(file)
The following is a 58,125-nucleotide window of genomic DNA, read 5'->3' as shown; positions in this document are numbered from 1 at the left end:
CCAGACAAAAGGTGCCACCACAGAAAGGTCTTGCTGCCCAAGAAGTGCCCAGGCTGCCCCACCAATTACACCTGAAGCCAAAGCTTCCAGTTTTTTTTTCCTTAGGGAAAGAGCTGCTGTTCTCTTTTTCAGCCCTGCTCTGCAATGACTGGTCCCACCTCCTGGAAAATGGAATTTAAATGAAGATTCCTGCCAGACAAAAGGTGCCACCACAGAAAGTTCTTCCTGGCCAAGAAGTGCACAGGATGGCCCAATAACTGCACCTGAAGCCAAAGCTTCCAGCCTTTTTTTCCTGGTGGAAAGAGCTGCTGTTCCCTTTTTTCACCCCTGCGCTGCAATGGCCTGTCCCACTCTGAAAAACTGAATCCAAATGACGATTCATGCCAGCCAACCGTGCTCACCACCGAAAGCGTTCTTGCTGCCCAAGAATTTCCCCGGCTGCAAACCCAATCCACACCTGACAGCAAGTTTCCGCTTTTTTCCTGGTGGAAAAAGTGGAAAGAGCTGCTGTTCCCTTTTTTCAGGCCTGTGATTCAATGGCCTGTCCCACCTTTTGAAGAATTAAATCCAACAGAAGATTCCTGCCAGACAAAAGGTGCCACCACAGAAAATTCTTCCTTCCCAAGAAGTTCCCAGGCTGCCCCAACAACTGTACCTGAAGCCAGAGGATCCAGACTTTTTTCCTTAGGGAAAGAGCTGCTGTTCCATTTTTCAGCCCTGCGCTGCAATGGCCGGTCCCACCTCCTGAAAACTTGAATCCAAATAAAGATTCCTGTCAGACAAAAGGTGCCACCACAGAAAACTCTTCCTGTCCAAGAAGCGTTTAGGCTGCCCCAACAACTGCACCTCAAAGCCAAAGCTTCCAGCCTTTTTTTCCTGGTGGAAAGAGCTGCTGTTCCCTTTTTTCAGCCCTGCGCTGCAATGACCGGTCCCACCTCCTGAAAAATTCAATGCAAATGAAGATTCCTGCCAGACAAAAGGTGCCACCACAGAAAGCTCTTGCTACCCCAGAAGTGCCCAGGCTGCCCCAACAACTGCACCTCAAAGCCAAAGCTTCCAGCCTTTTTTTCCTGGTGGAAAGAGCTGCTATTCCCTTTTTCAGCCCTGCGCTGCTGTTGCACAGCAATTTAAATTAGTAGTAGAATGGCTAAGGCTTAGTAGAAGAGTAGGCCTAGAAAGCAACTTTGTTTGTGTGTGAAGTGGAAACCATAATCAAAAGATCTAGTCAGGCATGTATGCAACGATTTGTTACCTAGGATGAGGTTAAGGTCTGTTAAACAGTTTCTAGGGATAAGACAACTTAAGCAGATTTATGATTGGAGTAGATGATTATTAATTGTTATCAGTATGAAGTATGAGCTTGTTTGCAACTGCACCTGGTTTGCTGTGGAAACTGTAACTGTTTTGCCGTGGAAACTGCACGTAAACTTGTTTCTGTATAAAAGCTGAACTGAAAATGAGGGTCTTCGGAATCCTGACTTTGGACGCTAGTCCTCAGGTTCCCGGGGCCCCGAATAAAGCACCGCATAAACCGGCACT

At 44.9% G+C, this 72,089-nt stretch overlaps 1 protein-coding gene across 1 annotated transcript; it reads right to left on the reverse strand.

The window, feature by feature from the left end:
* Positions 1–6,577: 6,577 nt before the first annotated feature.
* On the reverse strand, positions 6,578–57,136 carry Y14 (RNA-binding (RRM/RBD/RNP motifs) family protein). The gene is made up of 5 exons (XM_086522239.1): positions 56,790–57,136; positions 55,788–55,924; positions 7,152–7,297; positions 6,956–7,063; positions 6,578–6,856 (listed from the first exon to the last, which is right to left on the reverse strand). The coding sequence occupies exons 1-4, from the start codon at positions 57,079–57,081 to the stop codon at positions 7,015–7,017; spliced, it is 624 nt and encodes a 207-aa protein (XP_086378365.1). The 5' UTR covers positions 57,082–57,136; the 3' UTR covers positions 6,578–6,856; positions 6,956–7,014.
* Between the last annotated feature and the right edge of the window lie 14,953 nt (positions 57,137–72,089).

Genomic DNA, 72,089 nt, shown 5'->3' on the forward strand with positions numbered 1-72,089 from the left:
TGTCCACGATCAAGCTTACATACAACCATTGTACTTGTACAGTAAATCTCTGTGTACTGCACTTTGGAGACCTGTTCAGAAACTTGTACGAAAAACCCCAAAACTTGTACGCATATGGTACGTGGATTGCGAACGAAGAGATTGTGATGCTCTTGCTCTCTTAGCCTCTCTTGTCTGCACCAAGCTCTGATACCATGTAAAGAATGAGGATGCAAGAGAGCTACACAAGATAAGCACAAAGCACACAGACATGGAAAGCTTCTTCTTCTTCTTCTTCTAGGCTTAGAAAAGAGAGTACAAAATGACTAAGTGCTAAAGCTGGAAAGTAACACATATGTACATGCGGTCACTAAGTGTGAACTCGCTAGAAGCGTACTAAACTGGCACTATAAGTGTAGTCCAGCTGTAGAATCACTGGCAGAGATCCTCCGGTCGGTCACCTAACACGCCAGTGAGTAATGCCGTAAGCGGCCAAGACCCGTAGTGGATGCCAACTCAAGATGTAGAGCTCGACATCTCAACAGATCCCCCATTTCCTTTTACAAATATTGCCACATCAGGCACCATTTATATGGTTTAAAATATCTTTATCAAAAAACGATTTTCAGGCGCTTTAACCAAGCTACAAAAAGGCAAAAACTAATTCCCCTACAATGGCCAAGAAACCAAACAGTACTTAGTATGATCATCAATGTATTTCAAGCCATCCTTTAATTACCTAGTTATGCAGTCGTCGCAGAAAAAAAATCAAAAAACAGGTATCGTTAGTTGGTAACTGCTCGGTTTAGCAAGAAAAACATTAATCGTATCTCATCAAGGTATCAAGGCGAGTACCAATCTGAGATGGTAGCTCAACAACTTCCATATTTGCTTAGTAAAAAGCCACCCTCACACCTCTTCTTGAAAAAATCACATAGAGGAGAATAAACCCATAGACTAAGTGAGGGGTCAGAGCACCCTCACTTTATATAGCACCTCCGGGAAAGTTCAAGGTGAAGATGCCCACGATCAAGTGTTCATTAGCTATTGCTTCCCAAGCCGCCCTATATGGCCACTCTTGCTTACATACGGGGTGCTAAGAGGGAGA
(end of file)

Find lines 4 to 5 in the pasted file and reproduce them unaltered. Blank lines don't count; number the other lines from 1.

The window, feature by feature from the left end:
* Positions 1–6,577: 6,577 nt before the first annotated feature.